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'The Korean from Seoul' gives us an experience of an eccentric Charlie Kaufman - like story

Being John Malkovich is a movie about outlandish spectators who are able to get inside the brain of actor John Malkovich. Likewise, Steven Whatmough’s The Korean from Seoul gives us an experience as eccentric as a Charlie Kaufman story.

As intriguing as it is bizarre, Whatmough's The Korean from Seoul is a 2021 possibly soon-to -be cult film that challenges the conventional, standard binding rules of film production. This film combines musical sequences as inventive as a vintage David Lynch film and camera work as raw and shaky as the show The Office. Whatmough immerses the viewer in an eccentric film experience, challenging not only their ability to consume the video content which it showcases but also their level of understanding.

The Korean from Seoul tests the viewer’s ability to connect the dissonant scenes of the film and piece them together to form a coherent picture of the story that Whatmough intended to convey. Set in Melbourne, Australia, it centers around the life and tribulations of a Korean from Seoul, Nam-Hong, played with comedic delight by Whatmough. Nam-Hong, formerly a street musician, is offered a position at Chandlerdale Exports, a company that deals predominantly in exports and imports between Australia and the Far East.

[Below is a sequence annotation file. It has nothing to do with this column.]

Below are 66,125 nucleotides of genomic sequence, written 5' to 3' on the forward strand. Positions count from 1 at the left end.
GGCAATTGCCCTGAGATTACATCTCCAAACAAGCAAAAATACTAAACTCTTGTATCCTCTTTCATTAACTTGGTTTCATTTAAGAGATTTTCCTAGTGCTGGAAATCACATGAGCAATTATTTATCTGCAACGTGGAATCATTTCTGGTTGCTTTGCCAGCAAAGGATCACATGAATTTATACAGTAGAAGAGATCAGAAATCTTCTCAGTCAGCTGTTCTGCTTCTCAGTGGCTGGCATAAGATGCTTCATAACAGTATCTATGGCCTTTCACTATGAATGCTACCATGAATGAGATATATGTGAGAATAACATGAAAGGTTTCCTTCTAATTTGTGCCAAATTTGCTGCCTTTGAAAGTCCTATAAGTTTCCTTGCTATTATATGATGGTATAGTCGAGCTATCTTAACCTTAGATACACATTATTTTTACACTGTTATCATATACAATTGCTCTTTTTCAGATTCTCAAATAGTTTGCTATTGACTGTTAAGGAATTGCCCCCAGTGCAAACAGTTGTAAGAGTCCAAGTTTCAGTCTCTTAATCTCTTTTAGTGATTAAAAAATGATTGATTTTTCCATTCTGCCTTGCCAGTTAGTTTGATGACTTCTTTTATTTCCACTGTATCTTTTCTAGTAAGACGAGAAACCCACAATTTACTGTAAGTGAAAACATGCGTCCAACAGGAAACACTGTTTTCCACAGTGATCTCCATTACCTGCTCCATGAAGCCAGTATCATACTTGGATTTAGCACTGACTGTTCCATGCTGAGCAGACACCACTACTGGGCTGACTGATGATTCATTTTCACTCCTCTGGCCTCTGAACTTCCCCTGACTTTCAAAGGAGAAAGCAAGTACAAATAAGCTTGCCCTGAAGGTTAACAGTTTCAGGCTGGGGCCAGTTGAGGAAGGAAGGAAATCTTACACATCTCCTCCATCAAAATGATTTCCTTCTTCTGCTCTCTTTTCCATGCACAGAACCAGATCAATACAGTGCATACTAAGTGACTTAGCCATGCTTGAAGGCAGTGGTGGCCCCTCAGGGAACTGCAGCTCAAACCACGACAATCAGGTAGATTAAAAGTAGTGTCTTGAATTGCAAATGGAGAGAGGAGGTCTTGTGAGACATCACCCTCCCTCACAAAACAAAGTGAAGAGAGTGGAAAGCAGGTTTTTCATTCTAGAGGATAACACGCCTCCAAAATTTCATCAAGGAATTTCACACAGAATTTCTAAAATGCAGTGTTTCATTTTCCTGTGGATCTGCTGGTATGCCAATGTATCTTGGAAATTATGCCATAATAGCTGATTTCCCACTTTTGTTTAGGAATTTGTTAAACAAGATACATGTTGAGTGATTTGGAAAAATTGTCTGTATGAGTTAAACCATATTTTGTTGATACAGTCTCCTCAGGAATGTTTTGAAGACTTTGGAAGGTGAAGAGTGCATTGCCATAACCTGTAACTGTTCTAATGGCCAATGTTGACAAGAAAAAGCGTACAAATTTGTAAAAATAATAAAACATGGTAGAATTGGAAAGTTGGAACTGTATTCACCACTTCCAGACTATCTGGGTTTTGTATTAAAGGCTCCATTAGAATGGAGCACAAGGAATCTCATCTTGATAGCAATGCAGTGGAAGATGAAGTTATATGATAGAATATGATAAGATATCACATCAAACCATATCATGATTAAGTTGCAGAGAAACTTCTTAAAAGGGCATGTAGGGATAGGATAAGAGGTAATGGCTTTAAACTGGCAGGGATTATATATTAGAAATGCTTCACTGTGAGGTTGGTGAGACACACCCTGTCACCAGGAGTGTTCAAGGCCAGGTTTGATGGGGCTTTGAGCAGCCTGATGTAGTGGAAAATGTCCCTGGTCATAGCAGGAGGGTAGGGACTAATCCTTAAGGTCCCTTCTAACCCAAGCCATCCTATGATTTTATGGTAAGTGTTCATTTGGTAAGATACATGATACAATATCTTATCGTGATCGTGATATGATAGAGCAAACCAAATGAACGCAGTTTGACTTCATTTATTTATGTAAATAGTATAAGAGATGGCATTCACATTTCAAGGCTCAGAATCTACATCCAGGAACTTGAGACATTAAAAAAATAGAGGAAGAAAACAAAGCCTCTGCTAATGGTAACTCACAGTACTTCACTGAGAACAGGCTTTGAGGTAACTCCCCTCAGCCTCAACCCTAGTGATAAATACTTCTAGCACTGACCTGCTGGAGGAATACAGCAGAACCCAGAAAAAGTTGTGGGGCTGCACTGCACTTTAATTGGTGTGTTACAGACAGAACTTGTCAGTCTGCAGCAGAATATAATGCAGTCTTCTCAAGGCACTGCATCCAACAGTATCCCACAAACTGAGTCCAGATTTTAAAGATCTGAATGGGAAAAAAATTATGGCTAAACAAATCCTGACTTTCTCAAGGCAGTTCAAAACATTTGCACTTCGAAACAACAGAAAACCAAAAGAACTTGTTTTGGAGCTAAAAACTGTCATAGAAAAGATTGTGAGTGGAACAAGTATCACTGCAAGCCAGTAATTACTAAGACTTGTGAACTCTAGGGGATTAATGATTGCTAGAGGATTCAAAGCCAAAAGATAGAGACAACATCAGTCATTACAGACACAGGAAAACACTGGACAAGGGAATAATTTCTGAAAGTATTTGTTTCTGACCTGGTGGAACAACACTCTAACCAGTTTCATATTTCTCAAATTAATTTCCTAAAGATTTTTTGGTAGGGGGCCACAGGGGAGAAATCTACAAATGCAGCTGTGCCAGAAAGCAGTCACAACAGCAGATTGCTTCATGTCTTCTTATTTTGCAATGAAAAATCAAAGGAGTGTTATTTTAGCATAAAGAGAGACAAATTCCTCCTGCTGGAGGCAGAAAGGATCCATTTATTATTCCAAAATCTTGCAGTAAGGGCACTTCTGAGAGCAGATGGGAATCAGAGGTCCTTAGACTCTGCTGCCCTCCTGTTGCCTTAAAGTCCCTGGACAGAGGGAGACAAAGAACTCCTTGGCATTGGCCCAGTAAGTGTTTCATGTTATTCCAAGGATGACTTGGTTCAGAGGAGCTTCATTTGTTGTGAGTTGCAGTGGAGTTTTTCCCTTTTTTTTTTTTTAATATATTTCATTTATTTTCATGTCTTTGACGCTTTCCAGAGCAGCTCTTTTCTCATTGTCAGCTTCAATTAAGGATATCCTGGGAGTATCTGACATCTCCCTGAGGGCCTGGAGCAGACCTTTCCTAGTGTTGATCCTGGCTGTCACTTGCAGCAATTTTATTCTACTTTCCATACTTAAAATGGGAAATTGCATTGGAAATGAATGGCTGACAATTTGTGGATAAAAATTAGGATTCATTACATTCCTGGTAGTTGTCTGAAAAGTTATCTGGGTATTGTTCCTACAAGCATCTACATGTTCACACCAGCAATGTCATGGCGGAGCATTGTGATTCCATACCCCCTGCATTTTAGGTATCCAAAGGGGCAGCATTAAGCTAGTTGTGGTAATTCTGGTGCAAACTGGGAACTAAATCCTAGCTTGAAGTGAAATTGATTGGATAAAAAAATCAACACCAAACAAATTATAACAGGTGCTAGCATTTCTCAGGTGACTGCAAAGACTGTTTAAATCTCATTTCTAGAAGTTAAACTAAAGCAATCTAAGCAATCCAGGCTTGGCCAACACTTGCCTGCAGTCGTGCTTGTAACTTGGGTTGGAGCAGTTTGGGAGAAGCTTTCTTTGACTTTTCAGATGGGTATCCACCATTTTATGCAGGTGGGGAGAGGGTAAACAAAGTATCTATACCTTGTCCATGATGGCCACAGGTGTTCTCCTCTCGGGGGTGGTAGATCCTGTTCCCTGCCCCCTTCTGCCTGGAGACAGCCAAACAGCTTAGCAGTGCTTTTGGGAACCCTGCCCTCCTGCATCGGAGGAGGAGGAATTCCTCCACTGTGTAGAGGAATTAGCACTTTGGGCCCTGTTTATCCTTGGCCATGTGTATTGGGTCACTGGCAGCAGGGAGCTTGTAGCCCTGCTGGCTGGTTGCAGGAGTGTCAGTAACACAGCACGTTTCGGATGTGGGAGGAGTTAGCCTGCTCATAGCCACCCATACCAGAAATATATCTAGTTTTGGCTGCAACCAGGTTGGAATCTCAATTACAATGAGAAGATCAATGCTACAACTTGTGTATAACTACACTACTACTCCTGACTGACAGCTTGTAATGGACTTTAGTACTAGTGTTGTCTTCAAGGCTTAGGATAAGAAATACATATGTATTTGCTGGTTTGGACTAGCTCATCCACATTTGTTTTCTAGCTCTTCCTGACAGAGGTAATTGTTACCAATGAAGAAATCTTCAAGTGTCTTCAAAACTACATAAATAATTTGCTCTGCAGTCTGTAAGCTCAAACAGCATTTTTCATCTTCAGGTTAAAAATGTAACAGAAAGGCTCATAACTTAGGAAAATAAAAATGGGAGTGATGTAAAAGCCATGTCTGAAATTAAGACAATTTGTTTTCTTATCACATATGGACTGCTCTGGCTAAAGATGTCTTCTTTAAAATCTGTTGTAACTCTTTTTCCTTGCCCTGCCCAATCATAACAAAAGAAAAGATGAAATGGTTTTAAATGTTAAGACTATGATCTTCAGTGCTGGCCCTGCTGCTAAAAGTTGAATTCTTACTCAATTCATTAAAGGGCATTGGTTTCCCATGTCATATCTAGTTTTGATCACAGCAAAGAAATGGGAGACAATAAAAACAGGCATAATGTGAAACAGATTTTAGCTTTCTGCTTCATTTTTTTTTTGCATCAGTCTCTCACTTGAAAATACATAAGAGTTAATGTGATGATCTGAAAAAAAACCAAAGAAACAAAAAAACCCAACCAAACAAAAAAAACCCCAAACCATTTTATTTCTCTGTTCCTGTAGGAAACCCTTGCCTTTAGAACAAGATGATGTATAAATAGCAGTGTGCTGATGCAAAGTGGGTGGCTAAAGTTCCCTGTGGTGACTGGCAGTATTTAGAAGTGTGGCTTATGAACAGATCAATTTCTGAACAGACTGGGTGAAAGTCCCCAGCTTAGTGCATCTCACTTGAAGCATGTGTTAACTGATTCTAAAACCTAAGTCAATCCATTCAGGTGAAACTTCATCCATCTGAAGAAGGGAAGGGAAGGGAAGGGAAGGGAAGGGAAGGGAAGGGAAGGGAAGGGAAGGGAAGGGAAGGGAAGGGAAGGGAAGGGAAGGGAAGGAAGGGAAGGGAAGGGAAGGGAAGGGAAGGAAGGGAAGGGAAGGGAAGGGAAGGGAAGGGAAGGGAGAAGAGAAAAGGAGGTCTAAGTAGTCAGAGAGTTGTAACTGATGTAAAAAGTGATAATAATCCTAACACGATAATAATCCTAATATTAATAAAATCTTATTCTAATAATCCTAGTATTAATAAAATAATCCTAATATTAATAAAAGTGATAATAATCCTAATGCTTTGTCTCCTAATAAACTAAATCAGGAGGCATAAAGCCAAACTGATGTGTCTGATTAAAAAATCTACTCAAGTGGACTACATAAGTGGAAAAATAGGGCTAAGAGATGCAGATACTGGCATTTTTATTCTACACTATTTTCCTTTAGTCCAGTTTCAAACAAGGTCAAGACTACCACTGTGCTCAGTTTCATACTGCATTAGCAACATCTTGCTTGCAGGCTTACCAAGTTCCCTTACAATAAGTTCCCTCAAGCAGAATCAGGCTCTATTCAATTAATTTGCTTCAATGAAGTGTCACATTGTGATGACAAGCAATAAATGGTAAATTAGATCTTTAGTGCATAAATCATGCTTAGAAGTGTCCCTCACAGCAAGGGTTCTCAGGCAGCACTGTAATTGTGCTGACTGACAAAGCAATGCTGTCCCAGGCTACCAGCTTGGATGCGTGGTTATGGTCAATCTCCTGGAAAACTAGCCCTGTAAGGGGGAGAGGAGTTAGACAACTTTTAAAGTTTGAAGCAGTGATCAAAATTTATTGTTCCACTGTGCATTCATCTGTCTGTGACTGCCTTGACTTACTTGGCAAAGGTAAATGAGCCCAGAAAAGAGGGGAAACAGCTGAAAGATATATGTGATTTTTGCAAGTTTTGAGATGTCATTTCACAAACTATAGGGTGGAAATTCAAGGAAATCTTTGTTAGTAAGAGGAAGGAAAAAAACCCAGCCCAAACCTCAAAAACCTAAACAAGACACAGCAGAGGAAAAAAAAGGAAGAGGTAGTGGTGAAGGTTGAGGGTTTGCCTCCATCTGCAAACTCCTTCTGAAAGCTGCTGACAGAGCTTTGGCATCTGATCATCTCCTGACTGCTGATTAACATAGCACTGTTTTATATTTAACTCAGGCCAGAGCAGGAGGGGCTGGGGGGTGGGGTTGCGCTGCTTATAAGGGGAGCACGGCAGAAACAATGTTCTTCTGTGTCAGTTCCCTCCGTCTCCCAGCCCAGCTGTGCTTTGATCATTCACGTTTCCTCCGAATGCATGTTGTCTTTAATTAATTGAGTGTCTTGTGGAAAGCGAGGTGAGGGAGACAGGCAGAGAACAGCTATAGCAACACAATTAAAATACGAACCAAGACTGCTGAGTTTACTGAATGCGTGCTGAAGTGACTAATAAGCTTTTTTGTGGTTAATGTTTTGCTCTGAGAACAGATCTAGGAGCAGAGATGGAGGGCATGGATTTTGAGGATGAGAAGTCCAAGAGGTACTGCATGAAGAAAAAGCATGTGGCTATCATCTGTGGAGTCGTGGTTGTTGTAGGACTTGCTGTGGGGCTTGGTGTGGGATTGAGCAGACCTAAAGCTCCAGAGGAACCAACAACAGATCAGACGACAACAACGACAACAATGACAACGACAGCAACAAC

It is this complicated and often inexplicable professional relationship between Nam-Hong and his boss William Knoll at Chanderdale, brilliantly dead-panned by Ben Carew. Nam-Hong must navigate his bizarre job description and battle his crippling alcoholism to fit his yet to be defined role at Chandlerdale, the one addition to the team management has been waiting for.

In addition to directing and starring The Korean from Seoul, Whatmough also wrote the script, produced and edited this production marvel. While there is a lot to adore in this film, it is not without issues; the plot seems vague at times which hinders the way the story is told. However, Whatmough is able to deliver a punch so strong that the picture exceeds indie expectations. This is due to his excellent comedic timing shown through the acting and directing. In fact, Whatmough’s finest skill comes through in his masterful editing. For instance, Whatmough dazzles us as he delivers striking green screen footage, musical scenes and dissonant sound effects to depict the internal conflict surrounding Nam-Hong’s life and the dark inner world of Chandlerdale.

It is a testimony to the director’s creativity that a deliberately disjointed movie flows so fluidly. The viewer may even wonder how much of the movie is scripted as opposed to what was improvised. Most of the actors' cast seem to have exceptional improv skills to go along with impressive martial and stunt abilities.

By the end we realize in retrospect, under the surface of the story, we explored deeper themes, such as anti-Asian sentiments and deplorable work conditions, brought to us by an avant-garde filmmaker in The Korean from Seoul.


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